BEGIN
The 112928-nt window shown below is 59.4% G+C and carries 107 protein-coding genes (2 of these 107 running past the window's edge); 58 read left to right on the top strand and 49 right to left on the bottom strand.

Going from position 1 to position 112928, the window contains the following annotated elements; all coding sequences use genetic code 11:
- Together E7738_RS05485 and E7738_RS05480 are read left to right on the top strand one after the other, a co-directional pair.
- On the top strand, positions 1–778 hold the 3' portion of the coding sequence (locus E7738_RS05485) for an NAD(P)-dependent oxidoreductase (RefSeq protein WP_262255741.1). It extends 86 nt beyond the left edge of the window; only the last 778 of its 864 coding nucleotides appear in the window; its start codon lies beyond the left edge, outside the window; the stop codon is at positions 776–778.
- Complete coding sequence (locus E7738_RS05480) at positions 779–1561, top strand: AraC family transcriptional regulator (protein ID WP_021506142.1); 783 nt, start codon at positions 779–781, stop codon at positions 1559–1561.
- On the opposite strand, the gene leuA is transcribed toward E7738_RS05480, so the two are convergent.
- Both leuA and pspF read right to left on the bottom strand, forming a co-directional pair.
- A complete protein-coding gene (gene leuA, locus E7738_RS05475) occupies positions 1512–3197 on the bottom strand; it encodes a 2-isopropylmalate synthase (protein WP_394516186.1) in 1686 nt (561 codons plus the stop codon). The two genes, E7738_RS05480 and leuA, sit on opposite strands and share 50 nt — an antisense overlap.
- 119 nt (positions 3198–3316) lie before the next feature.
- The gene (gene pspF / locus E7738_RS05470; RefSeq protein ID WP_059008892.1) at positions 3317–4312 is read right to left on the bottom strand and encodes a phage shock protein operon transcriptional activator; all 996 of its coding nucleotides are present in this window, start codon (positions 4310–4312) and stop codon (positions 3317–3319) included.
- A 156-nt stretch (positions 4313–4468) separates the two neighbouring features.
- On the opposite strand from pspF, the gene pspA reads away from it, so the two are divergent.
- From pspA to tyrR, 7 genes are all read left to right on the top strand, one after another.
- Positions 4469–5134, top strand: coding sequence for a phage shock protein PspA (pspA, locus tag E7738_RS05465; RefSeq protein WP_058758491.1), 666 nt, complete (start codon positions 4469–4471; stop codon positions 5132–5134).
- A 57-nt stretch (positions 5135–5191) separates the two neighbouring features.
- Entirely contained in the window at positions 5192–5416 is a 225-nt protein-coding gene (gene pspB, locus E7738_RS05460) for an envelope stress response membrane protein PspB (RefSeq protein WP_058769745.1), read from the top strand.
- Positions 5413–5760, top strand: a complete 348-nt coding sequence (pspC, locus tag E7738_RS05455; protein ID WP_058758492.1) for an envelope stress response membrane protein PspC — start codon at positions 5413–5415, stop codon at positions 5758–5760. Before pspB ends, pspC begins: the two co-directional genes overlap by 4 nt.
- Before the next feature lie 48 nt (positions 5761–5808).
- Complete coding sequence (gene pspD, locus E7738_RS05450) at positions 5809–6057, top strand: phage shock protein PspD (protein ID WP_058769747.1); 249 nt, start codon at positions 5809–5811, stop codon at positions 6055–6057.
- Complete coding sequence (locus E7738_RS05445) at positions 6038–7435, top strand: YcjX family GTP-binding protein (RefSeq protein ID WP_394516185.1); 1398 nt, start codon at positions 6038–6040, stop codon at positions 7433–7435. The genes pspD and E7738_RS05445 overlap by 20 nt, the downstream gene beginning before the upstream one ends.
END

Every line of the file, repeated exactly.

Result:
The 112928-nt window shown below is 59.4% G+C and carries 107 protein-coding genes (2 of these 107 running past the window's edge); 58 read left to right on the top strand and 49 right to left on the bottom strand.

Going from position 1 to position 112928, the window contains the following annotated elements; all coding sequences use genetic code 11:
- Together E7738_RS05485 and E7738_RS05480 are read left to right on the top strand one after the other, a co-directional pair.
- On the top strand, positions 1–778 hold the 3' portion of the coding sequence (locus E7738_RS05485) for an NAD(P)-dependent oxidoreductase (RefSeq protein WP_262255741.1). It extends 86 nt beyond the left edge of the window; only the last 778 of its 864 coding nucleotides appear in the window; its start codon lies beyond the left edge, outside the window; the stop codon is at positions 776–778.
- Complete coding sequence (locus E7738_RS05480) at positions 779–1561, top strand: AraC family transcriptional regulator (protein ID WP_021506142.1); 783 nt, start codon at positions 779–781, stop codon at positions 1559–1561.
- On the opposite strand, the gene leuA is transcribed toward E7738_RS05480, so the two are convergent.
- Both leuA and pspF read right to left on the bottom strand, forming a co-directional pair.
- A complete protein-coding gene (gene leuA, locus E7738_RS05475) occupies positions 1512–3197 on the bottom strand; it encodes a 2-isopropylmalate synthase (protein WP_394516186.1) in 1686 nt (561 codons plus the stop codon). The two genes, E7738_RS05480 and leuA, sit on opposite strands and share 50 nt — an antisense overlap.
- 119 nt (positions 3198–3316) lie before the next feature.
- The gene (gene pspF / locus E7738_RS05470; RefSeq protein ID WP_059008892.1) at positions 3317–4312 is read right to left on the bottom strand and encodes a phage shock protein operon transcriptional activator; all 996 of its coding nucleotides are present in this window, start codon (positions 4310–4312) and stop codon (positions 3317–3319) included.
- A 156-nt stretch (positions 4313–4468) separates the two neighbouring features.
- On the opposite strand from pspF, the gene pspA reads away from it, so the two are divergent.
- From pspA to tyrR, 7 genes are all read left to right on the top strand, one after another.
- Positions 4469–5134, top strand: coding sequence for a phage shock protein PspA (pspA, locus tag E7738_RS05465; RefSeq protein WP_058758491.1), 666 nt, complete (start codon positions 4469–4471; stop codon positions 5132–5134).
- A 57-nt stretch (positions 5135–5191) separates the two neighbouring features.
- Entirely contained in the window at positions 5192–5416 is a 225-nt protein-coding gene (gene pspB, locus E7738_RS05460) for an envelope stress response membrane protein PspB (RefSeq protein WP_058769745.1), read from the top strand.
- Positions 5413–5760, top strand: a complete 348-nt coding sequence (pspC, locus tag E7738_RS05455; protein ID WP_058758492.1) for an envelope stress response membrane protein PspC — start codon at positions 5413–5415, stop codon at positions 5758–5760. Before pspB ends, pspC begins: the two co-directional genes overlap by 4 nt.
- Before the next feature lie 48 nt (positions 5761–5808).
- Complete coding sequence (gene pspD, locus E7738_RS05450) at positions 5809–6057, top strand: phage shock protein PspD (protein ID WP_058769747.1); 249 nt, start codon at positions 5809–5811, stop codon at positions 6055–6057.
- Complete coding sequence (locus E7738_RS05445) at positions 6038–7435, top strand: YcjX family GTP-binding protein (RefSeq protein ID WP_394516185.1); 1398 nt, start codon at positions 6038–6040, stop codon at positions 7433–7435. The genes pspD and E7738_RS05445 overlap by 20 nt, the downstream gene beginning before the upstream one ends.